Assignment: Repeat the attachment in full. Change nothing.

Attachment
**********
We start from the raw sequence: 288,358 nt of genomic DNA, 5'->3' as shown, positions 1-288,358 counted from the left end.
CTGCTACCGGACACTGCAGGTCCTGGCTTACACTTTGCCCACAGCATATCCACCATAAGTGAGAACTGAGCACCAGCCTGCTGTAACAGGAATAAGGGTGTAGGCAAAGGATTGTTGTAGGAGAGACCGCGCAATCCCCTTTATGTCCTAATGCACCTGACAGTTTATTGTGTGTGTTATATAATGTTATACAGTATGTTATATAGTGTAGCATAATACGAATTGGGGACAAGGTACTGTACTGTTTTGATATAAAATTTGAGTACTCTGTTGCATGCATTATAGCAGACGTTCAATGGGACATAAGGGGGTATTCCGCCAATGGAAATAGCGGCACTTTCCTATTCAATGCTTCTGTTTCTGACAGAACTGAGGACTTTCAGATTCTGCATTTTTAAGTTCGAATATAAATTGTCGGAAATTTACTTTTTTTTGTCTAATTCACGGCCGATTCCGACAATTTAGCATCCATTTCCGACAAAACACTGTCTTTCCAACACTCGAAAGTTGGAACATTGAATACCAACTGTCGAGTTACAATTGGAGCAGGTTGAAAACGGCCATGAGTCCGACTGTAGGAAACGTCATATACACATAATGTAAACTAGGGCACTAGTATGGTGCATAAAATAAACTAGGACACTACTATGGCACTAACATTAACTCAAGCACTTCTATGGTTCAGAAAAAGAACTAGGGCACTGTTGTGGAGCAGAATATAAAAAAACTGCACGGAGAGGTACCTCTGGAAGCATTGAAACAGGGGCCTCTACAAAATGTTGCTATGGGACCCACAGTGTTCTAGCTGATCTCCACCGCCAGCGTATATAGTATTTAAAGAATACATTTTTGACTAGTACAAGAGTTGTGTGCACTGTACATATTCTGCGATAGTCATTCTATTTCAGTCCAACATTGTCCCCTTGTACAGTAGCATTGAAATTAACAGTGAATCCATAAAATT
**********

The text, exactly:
We start from the raw sequence: 288,358 nt of genomic DNA, 5'->3' as shown, positions 1-288,358 counted from the left end.
CTGCTACCGGACACTGCAGGTCCTGGCTTACACTTTGCCCACAGCATATCCACCATAAGTGAGAACTGAGCACCAGCCTGCTGTAACAGGAATAAGGGTGTAGGCAAAGGATTGTTGTAGGAGAGACCGCGCAATCCCCTTTATGTCCTAATGCACCTGACAGTTTATTGTGTGTGTTATATAATGTTATACAGTATGTTATATAGTGTAGCATAATACGAATTGGGGACAAGGTACTGTACTGTTTTGATATAAAATTTGAGTACTCTGTTGCATGCATTATAGCAGACGTTCAATGGGACATAAGGGGGTATTCCGCCAATGGAAATAGCGGCACTTTCCTATTCAATGCTTCTGTTTCTGACAGAACTGAGGACTTTCAGATTCTGCATTTTTAAGTTCGAATATAAATTGTCGGAAATTTACTTTTTTTTGTCTAATTCACGGCCGATTCCGACAATTTAGCATCCATTTCCGACAAAACACTGTCTTTCCAACACTCGAAAGTTGGAACATTGAATACCAACTGTCGAGTTACAATTGGAGCAGGTTGAAAACGGCCATGAGTCCGACTGTAGGAAACGTCATATACACATAATGTAAACTAGGGCACTAGTATGGTGCATAAAATAAACTAGGACACTACTATGGCACTAACATTAACTCAAGCACTTCTATGGTTCAGAAAAAGAACTAGGGCACTGTTGTGGAGCAGAATATAAAAAAACTGCACGGAGAGGTACCTCTGGAAGCATTGAAACAGGGGCCTCTACAAAATGTTGCTATGGGACCCACAGTGTTCTAGCTGATCTCCACCGCCAGCGTATATAGTATTTAAAGAATACATTTTTGACTAGTACAAGAGTTGTGTGCACTGTACATATTCTGCGATAGTCATTCTATTTCAGTCCAACATTGTCCCCTTGTACAGTAGCATTGAAATTAACAGTGAATCCATAAAATT